Kevin Hart fielded questions on Wednesday night about the way he’s handled the controversy surrounding his resignation as host for the Oscars.
“The Late Show” host Stephen Colbert asked the comedian whether he would change anything about the way he’s handled backlash to his past homophobic tweets and jokes that resurfaced in early December. Hart gave up the Oscars gig last month and announced again this week he would not be hosting the ceremony.
“No, I wouldn’t change anything,” Hart responded.
Colbert then pressed the comedian about his initial refusal to apologize for the old tweets and remarks, but Hart insisted that he was “over it,” adding that he has apologized a number of times.
“I... right now.. this is me.. I’m over it,” he said. “I’m done,” he added. “I did it. I’m over it. There is no more that I can do.”
The comedian did apologize when he announced he was stepping down from the Oscars gig last month – and again publicly this week – but has been criticized for his claim that he has previously apologized for his offensive jokes in years past.
Many also took issue with Hart’s appearance on “The Ellen DeGeneres Show” last week, where he charged that people resurfacing his past remarks were trying to “destroy” him.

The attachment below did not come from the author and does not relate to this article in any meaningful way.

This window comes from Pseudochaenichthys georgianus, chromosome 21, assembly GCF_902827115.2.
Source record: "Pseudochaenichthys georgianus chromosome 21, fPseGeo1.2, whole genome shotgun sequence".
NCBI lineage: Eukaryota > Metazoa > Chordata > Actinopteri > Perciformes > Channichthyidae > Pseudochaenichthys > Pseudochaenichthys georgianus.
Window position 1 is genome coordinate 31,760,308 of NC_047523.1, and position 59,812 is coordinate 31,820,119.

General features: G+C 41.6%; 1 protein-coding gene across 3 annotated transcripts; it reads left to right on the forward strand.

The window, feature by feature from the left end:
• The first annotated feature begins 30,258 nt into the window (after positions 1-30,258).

CNN’s Don Lemon publicly urged Hart to become an “ally,” after his controversial “Ellen” appearance, saying “apologizing and moving on does not make the world a better place for people who are gay or people who are transgender.”
Earlier on Wednesday during an appearance on ABC’s “Good Morning America,” Hart said he was “over” discussing the controversy.
After Colbert said he was “curious” about the kind of Oscars host Hart would’ve been, the comedian shared that he “had some heat” planned.
“The Upside” actor said he wanted to encourage attendees at the Academy Awards to “relax” and to warn them not to become a meme. He referenced a photo showing Nicole Kidman’s much talked about palms-only clapping moment at the 2017 Oscars ceremony.
Colbert also asked Hart whether he believed the public was over his past offensive remarks. “I’ve said a lot of things over the years that have upset various people,” Colbert added. “I’ve found that it’s not over until the audience is over it.”
Hart responded: “Here’s the difference, you can continue to live to please others, or you can have a position when you know you’ve literally done what you can to try to please.”
The comedian added that he was “done trying to please.”
In an interview with NPR published Thursday, Hart said his apologies were “sincere.”
“My apology was sincere when it was given, and I made it sincere when I gave it again, and my effort after that, when I gave another one, was just as sincere,” he said. “But it just seemed as if it was a never-ending cycle. So I chose to just shut it down and say that I’m done with it, and move on from it.”